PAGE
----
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Sheen, 'Death From Above' tattoo and Japan's nuke crisis

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Image of Charlie Sheen's "Death From Above" tattoo.
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OKLAHOMA CITY -- "Death From Above."

For fans of the 1979 Vietnam War epic Apocalypse Now, that spooky slogan is eerily familiar. Interestingly, the most popular (and reviled?) man in pop culture right now is troubled star Charlie Sheen and he has taken a shine to this war-era phrase.

Specifically, Sheen recently got a "Death From Above" tattoo on his stomach. With all the publicity he's been getting these past couple of weeks, the "winning" actor has been more than happy to show it off.

As you may remember, it was Sheen's father Martin Sheen who starred in that film - and nearly died of a heart attack on the set. The movie clearly made an impact on Charlie Sheen as it did on many of us. It remains one of the best films in cinema history.

The reason for the tattoo? Sheen explained it this way on the program that started it all, the Alex Jones Show: "It's the banner from the death card that Kilgore [the Robert Duvall
character] is throwing on his victims. But also falling from it is the apple from [poet Shel
Silverstein's] 'The Giving Tree.' There's my life. Deal with it."

Curious, isn't it? Particularly in light of what may be right around the corner - or falling from above - in terms of radioactive fallout from the exploding nuclear reactors in Japan. And yet the media is doing a poor job at covering this calamity. Why don't we know more?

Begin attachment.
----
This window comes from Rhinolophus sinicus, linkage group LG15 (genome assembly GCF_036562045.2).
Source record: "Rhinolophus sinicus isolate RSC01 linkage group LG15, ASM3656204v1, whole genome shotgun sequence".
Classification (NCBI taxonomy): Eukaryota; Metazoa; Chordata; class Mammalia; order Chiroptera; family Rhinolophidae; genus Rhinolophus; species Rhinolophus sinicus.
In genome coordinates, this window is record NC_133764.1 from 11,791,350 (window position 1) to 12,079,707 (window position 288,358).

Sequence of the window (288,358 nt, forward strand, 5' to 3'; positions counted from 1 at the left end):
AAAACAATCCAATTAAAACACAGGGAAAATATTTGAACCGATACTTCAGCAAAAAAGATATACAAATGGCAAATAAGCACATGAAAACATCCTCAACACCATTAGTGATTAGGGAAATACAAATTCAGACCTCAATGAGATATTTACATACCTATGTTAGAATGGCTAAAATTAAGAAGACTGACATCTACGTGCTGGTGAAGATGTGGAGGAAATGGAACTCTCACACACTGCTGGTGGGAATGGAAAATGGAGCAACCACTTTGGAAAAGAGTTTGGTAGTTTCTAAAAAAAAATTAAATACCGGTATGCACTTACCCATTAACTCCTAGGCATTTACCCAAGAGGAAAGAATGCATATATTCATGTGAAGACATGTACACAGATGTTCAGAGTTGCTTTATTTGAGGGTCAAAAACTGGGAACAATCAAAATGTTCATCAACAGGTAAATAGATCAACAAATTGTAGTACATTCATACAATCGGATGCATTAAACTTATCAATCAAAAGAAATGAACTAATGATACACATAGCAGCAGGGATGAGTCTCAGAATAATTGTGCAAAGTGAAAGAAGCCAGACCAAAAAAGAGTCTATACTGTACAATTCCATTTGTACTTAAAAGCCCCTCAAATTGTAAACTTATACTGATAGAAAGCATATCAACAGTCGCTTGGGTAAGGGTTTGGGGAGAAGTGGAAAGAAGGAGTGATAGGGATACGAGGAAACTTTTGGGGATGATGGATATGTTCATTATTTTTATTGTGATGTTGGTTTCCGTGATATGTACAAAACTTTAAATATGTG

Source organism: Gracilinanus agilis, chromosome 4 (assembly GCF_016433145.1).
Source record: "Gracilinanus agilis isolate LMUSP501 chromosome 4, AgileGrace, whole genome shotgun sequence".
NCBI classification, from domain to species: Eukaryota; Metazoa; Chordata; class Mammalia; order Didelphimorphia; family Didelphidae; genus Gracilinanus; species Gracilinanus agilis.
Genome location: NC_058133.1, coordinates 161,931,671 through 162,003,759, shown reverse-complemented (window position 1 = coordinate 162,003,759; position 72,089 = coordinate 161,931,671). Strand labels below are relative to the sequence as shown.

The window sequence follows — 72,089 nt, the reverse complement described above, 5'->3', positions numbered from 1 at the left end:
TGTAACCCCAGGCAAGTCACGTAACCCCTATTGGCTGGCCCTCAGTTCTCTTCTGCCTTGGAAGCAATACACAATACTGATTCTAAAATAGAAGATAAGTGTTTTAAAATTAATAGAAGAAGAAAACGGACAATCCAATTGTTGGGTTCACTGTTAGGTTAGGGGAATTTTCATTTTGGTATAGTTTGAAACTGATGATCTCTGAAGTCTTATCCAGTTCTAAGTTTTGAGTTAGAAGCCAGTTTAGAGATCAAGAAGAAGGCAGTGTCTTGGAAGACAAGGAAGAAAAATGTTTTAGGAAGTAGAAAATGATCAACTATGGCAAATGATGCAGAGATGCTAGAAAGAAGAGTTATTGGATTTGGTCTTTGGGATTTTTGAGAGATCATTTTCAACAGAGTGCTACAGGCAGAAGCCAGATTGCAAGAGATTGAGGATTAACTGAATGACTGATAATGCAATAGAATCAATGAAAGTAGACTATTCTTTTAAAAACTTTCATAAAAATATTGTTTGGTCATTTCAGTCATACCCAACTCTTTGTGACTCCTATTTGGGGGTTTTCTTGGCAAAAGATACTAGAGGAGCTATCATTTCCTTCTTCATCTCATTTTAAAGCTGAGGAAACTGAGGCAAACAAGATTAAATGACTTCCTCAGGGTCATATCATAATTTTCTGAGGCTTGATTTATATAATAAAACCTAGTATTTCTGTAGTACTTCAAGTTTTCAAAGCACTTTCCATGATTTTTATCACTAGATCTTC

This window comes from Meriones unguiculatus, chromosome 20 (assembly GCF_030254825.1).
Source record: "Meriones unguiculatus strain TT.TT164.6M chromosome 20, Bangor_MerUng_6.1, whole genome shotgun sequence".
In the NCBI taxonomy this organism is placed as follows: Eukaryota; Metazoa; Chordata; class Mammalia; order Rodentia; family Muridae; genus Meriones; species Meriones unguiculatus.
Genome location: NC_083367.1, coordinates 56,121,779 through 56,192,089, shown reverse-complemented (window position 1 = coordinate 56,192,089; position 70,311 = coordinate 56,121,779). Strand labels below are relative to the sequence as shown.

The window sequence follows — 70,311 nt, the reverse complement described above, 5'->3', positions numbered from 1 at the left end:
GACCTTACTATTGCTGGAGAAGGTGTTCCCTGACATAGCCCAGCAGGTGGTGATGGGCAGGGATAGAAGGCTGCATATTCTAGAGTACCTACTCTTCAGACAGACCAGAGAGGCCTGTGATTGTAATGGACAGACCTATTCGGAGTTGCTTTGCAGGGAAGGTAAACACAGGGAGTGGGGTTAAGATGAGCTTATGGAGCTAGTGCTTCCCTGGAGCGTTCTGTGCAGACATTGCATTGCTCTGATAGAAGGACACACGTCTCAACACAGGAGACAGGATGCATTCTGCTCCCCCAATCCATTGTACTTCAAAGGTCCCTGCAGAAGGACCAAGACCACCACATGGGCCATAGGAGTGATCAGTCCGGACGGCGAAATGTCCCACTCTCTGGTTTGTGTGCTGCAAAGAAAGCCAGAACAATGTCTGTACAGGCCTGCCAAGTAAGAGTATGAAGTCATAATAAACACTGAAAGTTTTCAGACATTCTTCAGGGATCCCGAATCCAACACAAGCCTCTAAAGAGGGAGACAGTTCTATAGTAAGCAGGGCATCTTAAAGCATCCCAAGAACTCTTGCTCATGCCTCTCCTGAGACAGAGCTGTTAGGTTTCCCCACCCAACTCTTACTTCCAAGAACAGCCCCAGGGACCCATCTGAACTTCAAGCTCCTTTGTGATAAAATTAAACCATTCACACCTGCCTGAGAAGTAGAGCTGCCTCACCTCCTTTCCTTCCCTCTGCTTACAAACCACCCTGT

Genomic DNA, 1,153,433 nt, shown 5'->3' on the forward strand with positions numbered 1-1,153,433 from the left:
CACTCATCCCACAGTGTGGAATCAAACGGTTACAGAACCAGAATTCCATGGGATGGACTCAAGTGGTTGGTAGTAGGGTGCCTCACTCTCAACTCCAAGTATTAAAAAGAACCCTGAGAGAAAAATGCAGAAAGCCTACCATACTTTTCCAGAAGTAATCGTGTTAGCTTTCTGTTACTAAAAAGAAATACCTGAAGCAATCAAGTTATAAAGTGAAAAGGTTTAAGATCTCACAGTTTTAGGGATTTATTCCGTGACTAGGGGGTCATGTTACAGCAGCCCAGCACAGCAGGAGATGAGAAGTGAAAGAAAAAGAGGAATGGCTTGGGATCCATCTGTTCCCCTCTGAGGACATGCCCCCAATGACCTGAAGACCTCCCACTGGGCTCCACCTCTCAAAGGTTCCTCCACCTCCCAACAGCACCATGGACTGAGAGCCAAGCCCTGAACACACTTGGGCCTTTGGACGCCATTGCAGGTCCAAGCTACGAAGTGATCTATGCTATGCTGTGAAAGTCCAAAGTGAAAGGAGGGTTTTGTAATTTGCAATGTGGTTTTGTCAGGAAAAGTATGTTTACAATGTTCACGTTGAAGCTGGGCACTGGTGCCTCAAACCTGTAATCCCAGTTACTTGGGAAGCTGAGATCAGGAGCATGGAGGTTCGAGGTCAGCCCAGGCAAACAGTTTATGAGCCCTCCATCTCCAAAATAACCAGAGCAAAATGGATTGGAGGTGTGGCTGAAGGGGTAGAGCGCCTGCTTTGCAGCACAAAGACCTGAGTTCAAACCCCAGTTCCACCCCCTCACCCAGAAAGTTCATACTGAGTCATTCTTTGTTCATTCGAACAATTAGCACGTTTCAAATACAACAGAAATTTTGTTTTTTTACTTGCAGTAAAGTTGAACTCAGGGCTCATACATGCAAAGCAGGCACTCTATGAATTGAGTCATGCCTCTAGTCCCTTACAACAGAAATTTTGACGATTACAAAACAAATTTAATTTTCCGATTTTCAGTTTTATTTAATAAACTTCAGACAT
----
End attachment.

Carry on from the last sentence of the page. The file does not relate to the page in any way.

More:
As for the "Death From Above" slogan, it was also visible in Apocalypse Now on the American attack choppers that strafed that Vietnamese village in one of the most famous scenes in the history of movies.

To recap, prior to the earthquake and tsunami in Japan this past Friday, people were getting their daily dose of Charlie Sheen updates. But with the horrific 9.1 earthquake and subsequent tsunami we witnessed in Japan, and now the nuclear plant crises that are underway in that island nation, one can't help but wonder if - synchronistically speaking - that the "sync wink" here is the "Death From Above" phrase seen in connection to the predicted radioactive fallout cloud some believe is making its way eastward across the Pacific.

Most reading this may dismiss it as a weak connection. I don't know. The Sheen story went "supernova" for weeks and has since been easily eclipsed by the unprecedented Japan quake-n-nuke crisis. Right before this happened, in fact, I was noting how it was feeling like 1986 (a'la the Hot Tub Time Machine) and here we have an '86-styled Chernobyl-like nuke meltdown crisis. Hard to believe it's been nearly 25 years since that happened and that area is still uninhabitable. What of the affected areas of Japan and beyond? Too early to tell.

But we can look at Chernobyl as a roadmap as to what we possibly can expect. It really depends on the winds.

And we know there are some brave people assessing the situation as best they can. We only wish the Japanese government were more forthcoming with information. It's reminiscent of the way the Soviets kept Chernobyl quiet, at least until Swedish sensors detected the radiation coming up from the south.